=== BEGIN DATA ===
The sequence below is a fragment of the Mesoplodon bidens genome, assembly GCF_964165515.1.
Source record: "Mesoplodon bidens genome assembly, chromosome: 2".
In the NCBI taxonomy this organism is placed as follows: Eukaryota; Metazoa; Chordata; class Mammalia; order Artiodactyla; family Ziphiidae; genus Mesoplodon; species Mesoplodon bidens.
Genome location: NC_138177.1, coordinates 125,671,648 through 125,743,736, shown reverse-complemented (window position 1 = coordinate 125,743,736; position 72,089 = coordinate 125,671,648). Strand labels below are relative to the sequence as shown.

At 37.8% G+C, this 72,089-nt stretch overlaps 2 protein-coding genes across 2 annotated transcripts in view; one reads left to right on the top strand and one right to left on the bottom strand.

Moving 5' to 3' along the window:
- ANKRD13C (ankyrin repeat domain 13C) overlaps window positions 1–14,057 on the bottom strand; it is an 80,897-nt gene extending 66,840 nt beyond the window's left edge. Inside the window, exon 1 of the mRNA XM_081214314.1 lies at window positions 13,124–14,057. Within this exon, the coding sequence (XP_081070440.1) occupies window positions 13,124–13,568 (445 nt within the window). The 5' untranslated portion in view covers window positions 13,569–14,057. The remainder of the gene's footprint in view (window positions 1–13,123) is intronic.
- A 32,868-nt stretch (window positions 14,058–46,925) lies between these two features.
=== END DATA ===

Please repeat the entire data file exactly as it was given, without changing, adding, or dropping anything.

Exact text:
The sequence below is a fragment of the Mesoplodon bidens genome, assembly GCF_964165515.1.
Source record: "Mesoplodon bidens genome assembly, chromosome: 2".
In the NCBI taxonomy this organism is placed as follows: Eukaryota; Metazoa; Chordata; class Mammalia; order Artiodactyla; family Ziphiidae; genus Mesoplodon; species Mesoplodon bidens.
Genome location: NC_138177.1, coordinates 125,671,648 through 125,743,736, shown reverse-complemented (window position 1 = coordinate 125,743,736; position 72,089 = coordinate 125,671,648). Strand labels below are relative to the sequence as shown.

At 37.8% G+C, this 72,089-nt stretch overlaps 2 protein-coding genes across 2 annotated transcripts in view; one reads left to right on the top strand and one right to left on the bottom strand.

Moving 5' to 3' along the window:
- ANKRD13C (ankyrin repeat domain 13C) overlaps window positions 1–14,057 on the bottom strand; it is an 80,897-nt gene extending 66,840 nt beyond the window's left edge. Inside the window, exon 1 of the mRNA XM_081214314.1 lies at window positions 13,124–14,057. Within this exon, the coding sequence (XP_081070440.1) occupies window positions 13,124–13,568 (445 nt within the window). The 5' untranslated portion in view covers window positions 13,569–14,057. The remainder of the gene's footprint in view (window positions 1–13,123) is intronic.
- A 32,868-nt stretch (window positions 14,058–46,925) lies between these two features.